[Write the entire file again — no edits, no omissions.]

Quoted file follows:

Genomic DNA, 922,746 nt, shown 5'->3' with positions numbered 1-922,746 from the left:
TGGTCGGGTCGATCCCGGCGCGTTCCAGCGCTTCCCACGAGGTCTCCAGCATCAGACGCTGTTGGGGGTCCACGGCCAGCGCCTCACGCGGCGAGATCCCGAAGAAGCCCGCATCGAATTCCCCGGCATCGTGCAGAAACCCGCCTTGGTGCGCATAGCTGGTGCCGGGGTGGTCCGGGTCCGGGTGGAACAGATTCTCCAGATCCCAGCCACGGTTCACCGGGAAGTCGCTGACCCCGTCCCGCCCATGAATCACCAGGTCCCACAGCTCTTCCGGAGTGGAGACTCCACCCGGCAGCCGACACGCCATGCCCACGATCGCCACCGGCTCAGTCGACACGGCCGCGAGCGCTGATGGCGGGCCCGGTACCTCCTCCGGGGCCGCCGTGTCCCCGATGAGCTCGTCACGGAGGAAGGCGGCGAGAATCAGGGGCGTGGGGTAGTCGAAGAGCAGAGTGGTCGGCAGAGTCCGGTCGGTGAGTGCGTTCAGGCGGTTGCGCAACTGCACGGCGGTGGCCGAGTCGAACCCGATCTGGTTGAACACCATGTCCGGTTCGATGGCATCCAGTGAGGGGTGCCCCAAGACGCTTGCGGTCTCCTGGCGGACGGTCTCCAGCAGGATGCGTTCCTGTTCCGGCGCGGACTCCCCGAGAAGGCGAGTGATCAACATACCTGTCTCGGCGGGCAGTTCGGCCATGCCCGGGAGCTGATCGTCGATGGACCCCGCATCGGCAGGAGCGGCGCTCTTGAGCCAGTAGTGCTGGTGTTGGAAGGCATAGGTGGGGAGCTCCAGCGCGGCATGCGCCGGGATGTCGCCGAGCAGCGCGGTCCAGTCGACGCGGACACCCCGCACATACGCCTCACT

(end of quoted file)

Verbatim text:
Genomic DNA, 922,746 nt, shown 5'->3' with positions numbered 1-922,746 from the left:
TGGTCGGGTCGATCCCGGCGCGTTCCAGCGCTTCCCACGAGGTCTCCAGCATCAGACGCTGTTGGGGGTCCACGGCCAGCGCCTCACGCGGCGAGATCCCGAAGAAGCCCGCATCGAATTCCCCGGCATCGTGCAGAAACCCGCCTTGGTGCGCATAGCTGGTGCCGGGGTGGTCCGGGTCCGGGTGGAACAGATTCTCCAGATCCCAGCCACGGTTCACCGGGAAGTCGCTGACCCCGTCCCGCCCATGAATCACCAGGTCCCACAGCTCTTCCGGAGTGGAGACTCCACCCGGCAGCCGACACGCCATGCCCACGATCGCCACCGGCTCAGTCGACACGGCCGCGAGCGCTGATGGCGGGCCCGGTACCTCCTCCGGGGCCGCCGTGTCCCCGATGAGCTCGTCACGGAGGAAGGCGGCGAGAATCAGGGGCGTGGGGTAGTCGAAGAGCAGAGTGGTCGGCAGAGTCCGGTCGGTGAGTGCGTTCAGGCGGTTGCGCAACTGCACGGCGGTGGCCGAGTCGAACCCGATCTGGTTGAACACCATGTCCGGTTCGATGGCATCCAGTGAGGGGTGCCCCAAGACGCTTGCGGTCTCCTGGCGGACGGTCTCCAGCAGGATGCGTTCCTGTTCCGGCGCGGACTCCCCGAGAAGGCGAGTGATCAACATACCTGTCTCGGCGGGCAGTTCGGCCATGCCCGGGAGCTGATCGTCGATGGACCCCGCATCGGCAGGAGCGGCGCTCTTGAGCCAGTAGTGCTGGTGTTGGAAGGCATAGGTGGGGAGCTCCAGCGCGGCATGCGCCGGGATGTCGCCGAGCAGCGCGGTCCAGTCGACGCGGACACCCCGCACATACGCCTCACT